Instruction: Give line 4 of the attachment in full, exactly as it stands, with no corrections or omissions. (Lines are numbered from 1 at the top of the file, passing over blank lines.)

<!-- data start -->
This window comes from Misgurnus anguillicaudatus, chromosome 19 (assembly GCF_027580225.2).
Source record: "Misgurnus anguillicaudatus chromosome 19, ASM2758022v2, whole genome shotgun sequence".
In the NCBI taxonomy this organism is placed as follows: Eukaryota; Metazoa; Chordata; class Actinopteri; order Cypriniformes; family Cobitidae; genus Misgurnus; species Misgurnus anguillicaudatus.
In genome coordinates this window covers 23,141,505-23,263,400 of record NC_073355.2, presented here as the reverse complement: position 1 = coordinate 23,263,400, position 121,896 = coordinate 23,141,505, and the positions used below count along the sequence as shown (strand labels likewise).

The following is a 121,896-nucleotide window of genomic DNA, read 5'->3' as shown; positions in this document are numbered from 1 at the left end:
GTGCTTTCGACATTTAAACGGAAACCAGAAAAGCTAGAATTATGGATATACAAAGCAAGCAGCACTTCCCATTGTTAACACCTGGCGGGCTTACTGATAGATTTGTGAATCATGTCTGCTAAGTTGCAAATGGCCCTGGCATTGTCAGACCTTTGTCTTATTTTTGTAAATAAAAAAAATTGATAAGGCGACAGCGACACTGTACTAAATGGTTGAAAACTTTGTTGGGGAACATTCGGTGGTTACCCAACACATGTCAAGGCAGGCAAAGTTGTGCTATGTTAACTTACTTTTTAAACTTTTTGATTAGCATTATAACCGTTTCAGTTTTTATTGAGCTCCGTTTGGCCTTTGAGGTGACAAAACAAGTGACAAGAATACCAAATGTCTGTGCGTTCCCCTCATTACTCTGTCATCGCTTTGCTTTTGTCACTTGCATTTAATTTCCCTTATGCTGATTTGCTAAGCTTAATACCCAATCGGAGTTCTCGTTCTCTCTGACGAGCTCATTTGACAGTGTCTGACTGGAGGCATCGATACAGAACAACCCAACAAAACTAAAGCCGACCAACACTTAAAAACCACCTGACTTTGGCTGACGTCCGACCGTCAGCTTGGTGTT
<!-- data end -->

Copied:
In genome coordinates this window covers 23,141,505-23,263,400 of record NC_073355.2, presented here as the reverse complement: position 1 = coordinate 23,263,400, position 121,896 = coordinate 23,141,505, and the positions used below count along the sequence as shown (strand labels likewise).